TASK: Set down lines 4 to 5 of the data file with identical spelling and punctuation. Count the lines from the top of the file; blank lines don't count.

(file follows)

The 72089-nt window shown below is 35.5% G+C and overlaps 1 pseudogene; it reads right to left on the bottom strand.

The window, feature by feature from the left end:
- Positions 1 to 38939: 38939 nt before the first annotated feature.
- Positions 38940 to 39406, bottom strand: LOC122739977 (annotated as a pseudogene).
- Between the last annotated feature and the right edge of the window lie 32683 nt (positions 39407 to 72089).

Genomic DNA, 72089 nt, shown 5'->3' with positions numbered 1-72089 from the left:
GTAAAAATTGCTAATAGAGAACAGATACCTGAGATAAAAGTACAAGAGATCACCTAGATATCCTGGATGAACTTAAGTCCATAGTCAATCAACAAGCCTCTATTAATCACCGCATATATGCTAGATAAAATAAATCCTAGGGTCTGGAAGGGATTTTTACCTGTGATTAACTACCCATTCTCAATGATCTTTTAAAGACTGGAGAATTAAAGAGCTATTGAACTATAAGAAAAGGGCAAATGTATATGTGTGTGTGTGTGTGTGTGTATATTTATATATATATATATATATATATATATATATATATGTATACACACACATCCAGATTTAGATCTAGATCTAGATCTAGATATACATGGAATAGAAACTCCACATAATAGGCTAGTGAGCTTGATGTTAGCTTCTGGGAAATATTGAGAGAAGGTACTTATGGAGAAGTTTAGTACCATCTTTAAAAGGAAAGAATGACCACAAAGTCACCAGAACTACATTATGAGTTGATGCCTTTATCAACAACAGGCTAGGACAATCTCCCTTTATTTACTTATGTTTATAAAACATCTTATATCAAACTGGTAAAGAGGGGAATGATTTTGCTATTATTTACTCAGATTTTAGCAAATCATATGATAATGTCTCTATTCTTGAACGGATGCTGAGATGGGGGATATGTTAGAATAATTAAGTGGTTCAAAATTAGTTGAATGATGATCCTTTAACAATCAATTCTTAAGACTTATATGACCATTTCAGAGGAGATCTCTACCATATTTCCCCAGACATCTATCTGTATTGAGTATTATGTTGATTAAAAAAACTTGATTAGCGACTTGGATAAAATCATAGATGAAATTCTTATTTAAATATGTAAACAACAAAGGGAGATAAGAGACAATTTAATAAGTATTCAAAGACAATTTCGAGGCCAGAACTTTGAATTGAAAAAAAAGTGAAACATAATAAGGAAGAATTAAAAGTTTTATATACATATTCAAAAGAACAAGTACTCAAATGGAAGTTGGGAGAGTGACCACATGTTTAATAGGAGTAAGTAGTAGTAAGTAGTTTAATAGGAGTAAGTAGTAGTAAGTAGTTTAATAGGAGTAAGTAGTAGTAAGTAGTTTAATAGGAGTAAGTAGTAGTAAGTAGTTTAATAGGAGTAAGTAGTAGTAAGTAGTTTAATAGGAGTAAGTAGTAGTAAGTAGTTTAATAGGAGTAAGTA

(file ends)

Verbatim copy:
- Positions 38940 to 39406, bottom strand: LOC122739977 (annotated as a pseudogene).
- Between the last annotated feature and the right edge of the window lie 32683 nt (positions 39407 to 72089).